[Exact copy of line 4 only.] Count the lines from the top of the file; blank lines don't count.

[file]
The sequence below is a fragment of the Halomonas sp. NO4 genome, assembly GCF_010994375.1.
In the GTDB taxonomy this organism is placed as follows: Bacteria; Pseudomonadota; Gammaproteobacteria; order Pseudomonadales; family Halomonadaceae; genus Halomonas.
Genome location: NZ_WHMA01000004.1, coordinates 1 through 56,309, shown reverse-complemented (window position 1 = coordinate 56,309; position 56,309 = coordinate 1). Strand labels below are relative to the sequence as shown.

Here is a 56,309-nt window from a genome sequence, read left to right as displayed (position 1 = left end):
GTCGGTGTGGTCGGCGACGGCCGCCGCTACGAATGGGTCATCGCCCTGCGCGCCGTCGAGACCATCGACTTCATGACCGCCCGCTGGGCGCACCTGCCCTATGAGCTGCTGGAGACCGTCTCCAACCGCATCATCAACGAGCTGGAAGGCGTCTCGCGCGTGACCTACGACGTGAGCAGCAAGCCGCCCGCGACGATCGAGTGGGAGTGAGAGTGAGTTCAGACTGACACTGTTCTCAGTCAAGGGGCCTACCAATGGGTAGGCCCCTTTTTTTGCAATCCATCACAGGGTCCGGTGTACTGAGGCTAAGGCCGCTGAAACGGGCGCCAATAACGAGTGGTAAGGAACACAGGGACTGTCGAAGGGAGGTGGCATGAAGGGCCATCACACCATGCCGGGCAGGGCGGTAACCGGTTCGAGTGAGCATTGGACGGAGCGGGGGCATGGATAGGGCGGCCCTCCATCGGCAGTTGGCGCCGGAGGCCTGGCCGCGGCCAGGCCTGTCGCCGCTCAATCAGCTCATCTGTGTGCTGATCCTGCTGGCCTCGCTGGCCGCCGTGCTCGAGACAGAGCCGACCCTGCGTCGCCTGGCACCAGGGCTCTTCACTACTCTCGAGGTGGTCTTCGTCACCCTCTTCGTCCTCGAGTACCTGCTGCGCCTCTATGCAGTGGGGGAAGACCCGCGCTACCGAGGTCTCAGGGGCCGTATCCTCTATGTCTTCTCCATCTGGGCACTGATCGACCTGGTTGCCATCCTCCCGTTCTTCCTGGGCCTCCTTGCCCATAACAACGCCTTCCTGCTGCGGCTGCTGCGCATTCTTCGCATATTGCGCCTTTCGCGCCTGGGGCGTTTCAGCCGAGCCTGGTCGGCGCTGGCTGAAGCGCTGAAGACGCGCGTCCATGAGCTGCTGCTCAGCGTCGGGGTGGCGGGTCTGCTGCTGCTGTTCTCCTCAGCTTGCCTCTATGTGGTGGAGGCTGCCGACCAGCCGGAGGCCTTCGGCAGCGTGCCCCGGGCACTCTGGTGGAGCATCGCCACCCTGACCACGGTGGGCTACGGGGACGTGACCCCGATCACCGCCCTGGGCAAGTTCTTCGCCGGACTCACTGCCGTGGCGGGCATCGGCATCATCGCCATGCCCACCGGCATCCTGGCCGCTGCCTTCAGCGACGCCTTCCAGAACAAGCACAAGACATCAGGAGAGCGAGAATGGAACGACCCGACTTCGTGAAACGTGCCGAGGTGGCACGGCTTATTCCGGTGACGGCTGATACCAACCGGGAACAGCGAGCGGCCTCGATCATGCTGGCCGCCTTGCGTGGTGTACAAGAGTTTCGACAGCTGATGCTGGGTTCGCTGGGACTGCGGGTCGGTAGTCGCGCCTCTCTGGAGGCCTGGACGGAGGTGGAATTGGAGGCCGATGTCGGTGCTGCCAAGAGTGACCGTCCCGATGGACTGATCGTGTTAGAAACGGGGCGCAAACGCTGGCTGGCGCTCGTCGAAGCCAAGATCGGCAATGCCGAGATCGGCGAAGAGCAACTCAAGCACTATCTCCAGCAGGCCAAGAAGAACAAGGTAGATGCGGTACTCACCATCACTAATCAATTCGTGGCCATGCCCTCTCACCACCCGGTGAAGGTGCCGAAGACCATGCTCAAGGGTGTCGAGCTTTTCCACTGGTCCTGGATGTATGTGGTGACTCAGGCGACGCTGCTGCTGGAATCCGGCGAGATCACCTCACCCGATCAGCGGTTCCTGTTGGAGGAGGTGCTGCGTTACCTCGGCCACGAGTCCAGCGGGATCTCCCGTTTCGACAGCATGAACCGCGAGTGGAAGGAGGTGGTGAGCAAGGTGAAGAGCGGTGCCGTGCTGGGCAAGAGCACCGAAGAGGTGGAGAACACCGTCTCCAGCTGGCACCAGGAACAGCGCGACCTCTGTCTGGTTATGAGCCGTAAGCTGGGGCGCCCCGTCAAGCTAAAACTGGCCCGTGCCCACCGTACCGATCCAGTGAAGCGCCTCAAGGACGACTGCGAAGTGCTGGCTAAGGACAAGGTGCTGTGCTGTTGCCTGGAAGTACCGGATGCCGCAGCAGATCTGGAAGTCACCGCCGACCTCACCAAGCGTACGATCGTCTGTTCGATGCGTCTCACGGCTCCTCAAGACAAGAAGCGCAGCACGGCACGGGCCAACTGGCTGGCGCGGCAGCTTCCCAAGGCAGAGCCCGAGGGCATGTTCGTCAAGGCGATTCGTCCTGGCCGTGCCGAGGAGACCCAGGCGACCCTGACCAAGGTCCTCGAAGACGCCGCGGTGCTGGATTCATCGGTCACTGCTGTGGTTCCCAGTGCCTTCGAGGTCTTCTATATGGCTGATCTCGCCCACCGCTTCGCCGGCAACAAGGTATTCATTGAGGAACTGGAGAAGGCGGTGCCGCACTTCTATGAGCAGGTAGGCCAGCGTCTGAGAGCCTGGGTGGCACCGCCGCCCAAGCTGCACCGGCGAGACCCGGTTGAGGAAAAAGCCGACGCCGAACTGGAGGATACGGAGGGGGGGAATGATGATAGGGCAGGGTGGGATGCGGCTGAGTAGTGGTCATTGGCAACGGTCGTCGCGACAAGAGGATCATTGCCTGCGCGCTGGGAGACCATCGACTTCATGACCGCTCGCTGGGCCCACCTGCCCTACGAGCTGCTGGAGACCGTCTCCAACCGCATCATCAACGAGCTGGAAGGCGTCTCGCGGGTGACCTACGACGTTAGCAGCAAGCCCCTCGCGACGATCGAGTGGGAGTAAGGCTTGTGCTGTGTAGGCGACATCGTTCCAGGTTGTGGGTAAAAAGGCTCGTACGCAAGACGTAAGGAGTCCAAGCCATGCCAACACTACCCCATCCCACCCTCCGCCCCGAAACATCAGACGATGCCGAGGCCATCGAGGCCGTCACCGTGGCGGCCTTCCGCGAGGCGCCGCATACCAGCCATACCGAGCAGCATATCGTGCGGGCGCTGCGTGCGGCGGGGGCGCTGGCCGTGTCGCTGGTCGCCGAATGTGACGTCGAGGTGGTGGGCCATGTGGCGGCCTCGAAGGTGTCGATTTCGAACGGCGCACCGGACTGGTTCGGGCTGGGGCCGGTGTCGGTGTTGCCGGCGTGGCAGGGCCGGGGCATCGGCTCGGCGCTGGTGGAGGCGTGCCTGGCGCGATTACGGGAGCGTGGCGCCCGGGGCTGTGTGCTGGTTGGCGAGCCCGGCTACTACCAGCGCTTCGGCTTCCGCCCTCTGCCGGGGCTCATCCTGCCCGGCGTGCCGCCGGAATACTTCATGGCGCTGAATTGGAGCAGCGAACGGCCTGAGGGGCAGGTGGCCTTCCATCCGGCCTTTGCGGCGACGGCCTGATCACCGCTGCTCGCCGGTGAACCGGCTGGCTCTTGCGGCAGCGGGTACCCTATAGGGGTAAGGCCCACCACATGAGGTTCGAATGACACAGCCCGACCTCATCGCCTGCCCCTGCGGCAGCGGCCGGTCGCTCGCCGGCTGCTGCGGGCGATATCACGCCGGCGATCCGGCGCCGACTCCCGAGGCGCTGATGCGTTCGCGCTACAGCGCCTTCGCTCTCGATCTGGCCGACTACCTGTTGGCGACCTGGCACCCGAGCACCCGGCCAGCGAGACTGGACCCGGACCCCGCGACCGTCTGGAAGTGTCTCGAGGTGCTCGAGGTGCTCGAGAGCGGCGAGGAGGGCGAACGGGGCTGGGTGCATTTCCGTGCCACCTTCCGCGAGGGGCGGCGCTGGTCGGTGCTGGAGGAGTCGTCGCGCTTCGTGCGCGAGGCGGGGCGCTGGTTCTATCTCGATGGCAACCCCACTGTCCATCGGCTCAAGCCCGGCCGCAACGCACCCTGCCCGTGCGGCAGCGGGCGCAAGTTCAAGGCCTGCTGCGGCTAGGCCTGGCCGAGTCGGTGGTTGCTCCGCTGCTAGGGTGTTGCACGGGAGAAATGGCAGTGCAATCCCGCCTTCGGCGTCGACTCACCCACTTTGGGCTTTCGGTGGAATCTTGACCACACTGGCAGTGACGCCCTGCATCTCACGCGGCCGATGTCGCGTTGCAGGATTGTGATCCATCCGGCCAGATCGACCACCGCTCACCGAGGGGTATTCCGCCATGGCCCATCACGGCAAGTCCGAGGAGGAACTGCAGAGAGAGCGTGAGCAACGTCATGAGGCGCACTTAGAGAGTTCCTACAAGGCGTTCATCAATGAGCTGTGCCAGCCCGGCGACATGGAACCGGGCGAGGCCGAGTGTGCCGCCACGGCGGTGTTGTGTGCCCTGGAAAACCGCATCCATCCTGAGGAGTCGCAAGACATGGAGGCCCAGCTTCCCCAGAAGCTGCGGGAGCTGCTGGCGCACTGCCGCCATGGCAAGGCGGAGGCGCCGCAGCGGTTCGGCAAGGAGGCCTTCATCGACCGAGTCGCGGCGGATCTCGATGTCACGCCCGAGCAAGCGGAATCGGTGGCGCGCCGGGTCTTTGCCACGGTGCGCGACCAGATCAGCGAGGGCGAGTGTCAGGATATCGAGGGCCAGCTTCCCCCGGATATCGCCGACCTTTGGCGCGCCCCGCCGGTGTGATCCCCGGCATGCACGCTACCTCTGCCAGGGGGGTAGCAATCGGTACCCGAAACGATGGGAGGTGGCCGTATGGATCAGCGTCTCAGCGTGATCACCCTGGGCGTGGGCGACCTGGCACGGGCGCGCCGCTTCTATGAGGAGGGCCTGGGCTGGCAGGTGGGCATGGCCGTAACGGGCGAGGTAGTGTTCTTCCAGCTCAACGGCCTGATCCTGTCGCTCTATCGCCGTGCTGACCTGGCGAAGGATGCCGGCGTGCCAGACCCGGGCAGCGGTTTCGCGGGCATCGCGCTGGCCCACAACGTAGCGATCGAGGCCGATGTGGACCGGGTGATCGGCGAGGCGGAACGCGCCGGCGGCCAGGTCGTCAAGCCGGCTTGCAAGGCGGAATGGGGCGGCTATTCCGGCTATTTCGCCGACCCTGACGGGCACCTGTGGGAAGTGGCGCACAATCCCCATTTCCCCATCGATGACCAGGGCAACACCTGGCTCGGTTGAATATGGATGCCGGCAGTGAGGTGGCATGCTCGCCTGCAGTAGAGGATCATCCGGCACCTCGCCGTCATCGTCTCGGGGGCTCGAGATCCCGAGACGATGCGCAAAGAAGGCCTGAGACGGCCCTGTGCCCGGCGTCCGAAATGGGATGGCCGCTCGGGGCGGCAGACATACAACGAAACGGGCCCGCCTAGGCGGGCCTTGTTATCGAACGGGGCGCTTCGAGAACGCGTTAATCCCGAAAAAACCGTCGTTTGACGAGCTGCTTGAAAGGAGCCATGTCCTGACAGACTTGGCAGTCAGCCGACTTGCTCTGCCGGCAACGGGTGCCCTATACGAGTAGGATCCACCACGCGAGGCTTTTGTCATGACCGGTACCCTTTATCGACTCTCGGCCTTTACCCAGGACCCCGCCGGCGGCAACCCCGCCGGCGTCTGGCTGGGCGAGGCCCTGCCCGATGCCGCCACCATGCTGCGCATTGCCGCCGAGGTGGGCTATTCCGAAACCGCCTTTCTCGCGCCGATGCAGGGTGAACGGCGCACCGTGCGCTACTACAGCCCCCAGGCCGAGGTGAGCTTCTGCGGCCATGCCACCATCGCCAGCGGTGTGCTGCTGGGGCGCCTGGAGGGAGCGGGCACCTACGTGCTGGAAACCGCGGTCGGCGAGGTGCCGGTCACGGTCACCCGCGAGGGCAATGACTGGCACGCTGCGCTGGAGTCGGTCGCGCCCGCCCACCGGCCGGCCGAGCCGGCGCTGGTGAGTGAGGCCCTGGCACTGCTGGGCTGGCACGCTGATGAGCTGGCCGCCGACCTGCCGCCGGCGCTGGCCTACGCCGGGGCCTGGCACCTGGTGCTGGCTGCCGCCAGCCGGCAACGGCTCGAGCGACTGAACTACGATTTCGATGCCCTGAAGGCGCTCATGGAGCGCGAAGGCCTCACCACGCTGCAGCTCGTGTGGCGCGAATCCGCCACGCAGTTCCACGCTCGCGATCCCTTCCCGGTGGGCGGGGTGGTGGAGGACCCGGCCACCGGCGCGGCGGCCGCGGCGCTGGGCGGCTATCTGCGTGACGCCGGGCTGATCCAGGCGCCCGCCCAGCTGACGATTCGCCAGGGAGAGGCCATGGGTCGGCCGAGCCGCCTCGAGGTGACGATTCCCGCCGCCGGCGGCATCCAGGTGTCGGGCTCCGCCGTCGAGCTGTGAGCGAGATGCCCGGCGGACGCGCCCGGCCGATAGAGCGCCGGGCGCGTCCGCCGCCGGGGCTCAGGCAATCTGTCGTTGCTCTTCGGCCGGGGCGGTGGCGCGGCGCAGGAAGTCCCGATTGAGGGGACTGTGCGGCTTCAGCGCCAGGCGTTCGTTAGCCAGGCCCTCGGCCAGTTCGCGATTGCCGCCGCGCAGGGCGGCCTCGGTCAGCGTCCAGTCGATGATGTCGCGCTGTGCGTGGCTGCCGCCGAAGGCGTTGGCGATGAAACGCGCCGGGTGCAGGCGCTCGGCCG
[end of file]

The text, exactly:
Here is a 56,309-nt window from a genome sequence, read left to right as displayed (position 1 = left end):